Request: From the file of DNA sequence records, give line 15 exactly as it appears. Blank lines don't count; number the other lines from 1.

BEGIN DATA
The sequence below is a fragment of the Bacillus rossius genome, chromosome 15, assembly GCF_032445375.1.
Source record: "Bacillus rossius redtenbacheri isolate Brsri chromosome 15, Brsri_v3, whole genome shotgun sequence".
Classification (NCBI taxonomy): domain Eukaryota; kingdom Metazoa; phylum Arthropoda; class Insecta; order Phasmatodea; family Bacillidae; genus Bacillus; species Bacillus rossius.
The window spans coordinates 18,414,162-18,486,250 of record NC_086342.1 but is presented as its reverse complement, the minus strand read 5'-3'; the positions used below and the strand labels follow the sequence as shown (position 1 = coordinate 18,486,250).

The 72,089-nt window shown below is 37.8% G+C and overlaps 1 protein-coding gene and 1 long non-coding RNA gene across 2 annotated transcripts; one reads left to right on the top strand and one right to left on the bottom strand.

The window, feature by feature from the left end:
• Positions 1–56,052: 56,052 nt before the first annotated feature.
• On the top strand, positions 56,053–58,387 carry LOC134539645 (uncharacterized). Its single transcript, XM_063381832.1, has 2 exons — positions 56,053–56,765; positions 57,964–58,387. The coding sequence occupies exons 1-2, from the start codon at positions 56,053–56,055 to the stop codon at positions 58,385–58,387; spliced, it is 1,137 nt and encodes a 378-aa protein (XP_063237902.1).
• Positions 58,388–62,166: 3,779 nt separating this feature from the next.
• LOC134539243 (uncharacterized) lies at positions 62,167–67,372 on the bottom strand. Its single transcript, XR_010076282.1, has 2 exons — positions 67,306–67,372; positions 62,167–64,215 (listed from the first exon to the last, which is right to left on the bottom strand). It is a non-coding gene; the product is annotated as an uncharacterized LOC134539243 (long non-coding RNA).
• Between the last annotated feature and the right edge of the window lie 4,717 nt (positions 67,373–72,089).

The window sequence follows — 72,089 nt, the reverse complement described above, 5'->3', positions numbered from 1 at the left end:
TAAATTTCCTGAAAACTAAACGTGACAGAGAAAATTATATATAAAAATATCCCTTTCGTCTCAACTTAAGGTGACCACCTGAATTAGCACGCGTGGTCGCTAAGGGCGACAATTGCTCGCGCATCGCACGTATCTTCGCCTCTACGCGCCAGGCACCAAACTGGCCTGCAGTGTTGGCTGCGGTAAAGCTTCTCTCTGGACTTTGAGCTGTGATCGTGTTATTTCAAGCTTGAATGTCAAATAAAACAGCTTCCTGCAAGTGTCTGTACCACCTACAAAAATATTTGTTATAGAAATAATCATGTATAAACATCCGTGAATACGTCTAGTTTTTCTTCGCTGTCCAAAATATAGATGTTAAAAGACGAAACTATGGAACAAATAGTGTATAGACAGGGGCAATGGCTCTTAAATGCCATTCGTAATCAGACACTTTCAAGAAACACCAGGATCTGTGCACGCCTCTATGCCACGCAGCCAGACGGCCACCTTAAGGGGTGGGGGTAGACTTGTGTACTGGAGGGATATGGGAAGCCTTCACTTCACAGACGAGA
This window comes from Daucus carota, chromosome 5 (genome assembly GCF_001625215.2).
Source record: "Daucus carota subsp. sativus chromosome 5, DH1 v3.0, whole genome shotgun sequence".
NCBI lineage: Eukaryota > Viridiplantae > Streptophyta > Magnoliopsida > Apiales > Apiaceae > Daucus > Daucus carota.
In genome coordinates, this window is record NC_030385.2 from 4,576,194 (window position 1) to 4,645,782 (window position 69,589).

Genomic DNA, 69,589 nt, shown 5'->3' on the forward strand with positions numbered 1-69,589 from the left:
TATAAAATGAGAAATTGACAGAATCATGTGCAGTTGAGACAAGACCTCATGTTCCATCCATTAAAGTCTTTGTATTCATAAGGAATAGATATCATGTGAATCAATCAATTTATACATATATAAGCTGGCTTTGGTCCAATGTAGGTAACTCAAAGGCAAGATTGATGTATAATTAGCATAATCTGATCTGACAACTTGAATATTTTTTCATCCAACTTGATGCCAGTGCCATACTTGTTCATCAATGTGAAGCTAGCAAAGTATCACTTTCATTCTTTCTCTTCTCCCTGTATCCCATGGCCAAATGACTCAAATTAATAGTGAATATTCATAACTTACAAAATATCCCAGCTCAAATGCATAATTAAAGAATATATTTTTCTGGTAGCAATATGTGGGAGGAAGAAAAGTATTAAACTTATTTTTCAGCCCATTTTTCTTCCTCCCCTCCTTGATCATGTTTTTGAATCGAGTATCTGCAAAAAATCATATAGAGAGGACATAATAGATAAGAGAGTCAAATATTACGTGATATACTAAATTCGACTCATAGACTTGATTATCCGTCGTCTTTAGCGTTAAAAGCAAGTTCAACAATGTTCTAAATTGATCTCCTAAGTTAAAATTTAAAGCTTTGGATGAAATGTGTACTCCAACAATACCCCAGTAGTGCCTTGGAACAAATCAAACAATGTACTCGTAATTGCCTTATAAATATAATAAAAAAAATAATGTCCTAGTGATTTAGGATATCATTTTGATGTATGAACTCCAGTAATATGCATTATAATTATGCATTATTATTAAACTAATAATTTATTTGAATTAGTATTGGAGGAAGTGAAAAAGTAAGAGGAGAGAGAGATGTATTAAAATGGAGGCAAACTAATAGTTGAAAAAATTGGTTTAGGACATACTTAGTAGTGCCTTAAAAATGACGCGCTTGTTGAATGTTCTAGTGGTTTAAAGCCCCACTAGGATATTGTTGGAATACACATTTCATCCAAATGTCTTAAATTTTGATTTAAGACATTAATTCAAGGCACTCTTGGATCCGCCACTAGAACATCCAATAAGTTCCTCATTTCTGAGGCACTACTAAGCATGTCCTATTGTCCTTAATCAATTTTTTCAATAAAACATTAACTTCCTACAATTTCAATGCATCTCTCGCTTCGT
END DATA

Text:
Source record: "Daucus carota subsp. sativus chromosome 5, DH1 v3.0, whole genome shotgun sequence".